The confluence area itself is home to two of the most unique fish species anywhere – the Pallid Sturgeon and the Paddlefish. Paddlefish (Polyodon Spathula) historically ranged throughout the Mississippi River drainage into the Missouri River as far north as Montana. Paddlefish became commercially important around the turn of the century, due in part to the decline of Lake Sturgeon populations, and became an important recreational species after fish began concentrating below dams. Today, both Paddlefish and Pallid Sturgeon (Scaphirhynchus Albus) still roam the waters as they have done for millions of years. 

And while Sakakawea offers other recreational opportunities like sailing, camping, and boating, fishing is king, with species for all seasons. For those into ice fishing, the secluded back bays offer the chance to pull monster Northern Pike in excess of 20 lbs through the ice. Walleyes, Salmon, and Sauger are also possibilities for ice fishing.

The Pike bite continues after ice-out when they cruise the shallows in search of baitfish. And a strong and healthy population of rainbow smelt keeps the fish in Sakakawea fat and sassy. Early-season boat anglers usually turn their attention to deep-running Saugers, a smaller version of its cousin the walleye.

As the air and water temperatures rise, walleyes come off their pre-spawn feeding patterns and get more aggressive. Anglers concentrate on rocky points and inside cuts of bays using jigs and minnows early on, then spinners and night crawlers as the summer progresses.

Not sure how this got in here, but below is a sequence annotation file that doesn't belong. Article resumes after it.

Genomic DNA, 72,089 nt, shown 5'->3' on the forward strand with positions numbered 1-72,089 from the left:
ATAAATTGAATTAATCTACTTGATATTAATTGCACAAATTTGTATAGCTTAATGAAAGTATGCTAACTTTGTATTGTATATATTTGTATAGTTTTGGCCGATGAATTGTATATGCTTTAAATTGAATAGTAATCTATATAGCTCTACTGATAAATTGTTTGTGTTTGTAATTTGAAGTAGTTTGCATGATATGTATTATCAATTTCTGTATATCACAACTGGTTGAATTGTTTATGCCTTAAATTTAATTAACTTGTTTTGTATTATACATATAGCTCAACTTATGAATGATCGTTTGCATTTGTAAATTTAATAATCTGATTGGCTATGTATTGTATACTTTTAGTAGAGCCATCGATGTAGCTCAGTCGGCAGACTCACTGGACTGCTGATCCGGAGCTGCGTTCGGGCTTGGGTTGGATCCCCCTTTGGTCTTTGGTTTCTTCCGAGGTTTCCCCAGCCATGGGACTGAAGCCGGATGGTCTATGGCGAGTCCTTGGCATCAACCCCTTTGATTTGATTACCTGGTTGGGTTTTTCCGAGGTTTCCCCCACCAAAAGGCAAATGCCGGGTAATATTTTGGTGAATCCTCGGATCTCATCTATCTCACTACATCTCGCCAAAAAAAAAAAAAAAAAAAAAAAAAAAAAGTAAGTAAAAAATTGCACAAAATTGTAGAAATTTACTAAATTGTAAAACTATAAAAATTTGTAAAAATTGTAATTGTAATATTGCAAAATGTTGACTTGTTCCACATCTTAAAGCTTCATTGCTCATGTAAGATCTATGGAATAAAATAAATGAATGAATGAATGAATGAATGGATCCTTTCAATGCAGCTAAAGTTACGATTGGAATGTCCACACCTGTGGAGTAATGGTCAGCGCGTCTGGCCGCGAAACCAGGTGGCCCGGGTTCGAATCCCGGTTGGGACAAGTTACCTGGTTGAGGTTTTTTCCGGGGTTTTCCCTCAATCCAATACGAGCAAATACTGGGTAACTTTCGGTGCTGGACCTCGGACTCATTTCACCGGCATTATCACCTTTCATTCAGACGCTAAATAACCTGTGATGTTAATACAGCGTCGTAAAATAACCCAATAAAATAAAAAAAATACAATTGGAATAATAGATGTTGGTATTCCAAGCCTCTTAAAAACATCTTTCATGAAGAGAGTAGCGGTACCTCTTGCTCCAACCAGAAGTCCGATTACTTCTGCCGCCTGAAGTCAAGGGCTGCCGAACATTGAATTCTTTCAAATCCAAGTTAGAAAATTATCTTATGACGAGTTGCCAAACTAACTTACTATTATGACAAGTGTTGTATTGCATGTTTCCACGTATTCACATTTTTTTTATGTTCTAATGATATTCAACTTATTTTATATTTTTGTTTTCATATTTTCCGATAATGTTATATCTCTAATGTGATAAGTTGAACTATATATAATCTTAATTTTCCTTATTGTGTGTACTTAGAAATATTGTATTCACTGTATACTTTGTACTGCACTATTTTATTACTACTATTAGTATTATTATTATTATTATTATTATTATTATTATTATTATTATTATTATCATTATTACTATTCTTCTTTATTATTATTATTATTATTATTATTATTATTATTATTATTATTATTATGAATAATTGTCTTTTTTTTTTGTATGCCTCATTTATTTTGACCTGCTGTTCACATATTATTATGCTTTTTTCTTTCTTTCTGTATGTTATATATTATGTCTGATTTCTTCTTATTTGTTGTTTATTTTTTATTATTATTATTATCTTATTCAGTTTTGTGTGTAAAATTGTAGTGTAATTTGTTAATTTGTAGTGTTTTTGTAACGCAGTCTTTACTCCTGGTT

This is one of the most challenging times for anglers as walleyes move from shallows to deeper waters as they pursue schools of smelt or hang along weed beds. There is a lot of water and a lot of shoreline to cover on Sakakawea so finding walleyes is only half of the challenge.

Smallmouth bass are another species that are increasingly sought after by both boat and shore anglers. Tactics range from live bait rigs to artificial lures for these feisty fish.

Chinook salmon is also another popular species on Sakakawea. As late fall and the salmon spawn approaches, shore fishing with crank baits, spoons, egg sacks or night crawlers are also effective. Salmon come in to the shallow bays to spawn this time of the year and one of the main attractions for those who fish for salmon is tying into this fighter on light gear. 

North Dakota is known for its propensity for “Indian Summers” when the chill of the fall air gives way to the milder temperatures. Die-hard anglers will chase walleyes in the 10-20 foot of water range, using crank baits. The potential for whopper walleyes in excess of 10 lbs increases as the walleyes go on a feeding frenzy as winter approaches.

And as another prairie season cycles along, it brings you back to winter. In addition to the big water of Lake Sakakawea, Sakakawea Country offers smaller bodies of water like Lake Audubon, Lake Darling and others for that avid angler who just can’t get enough when it come to fishing.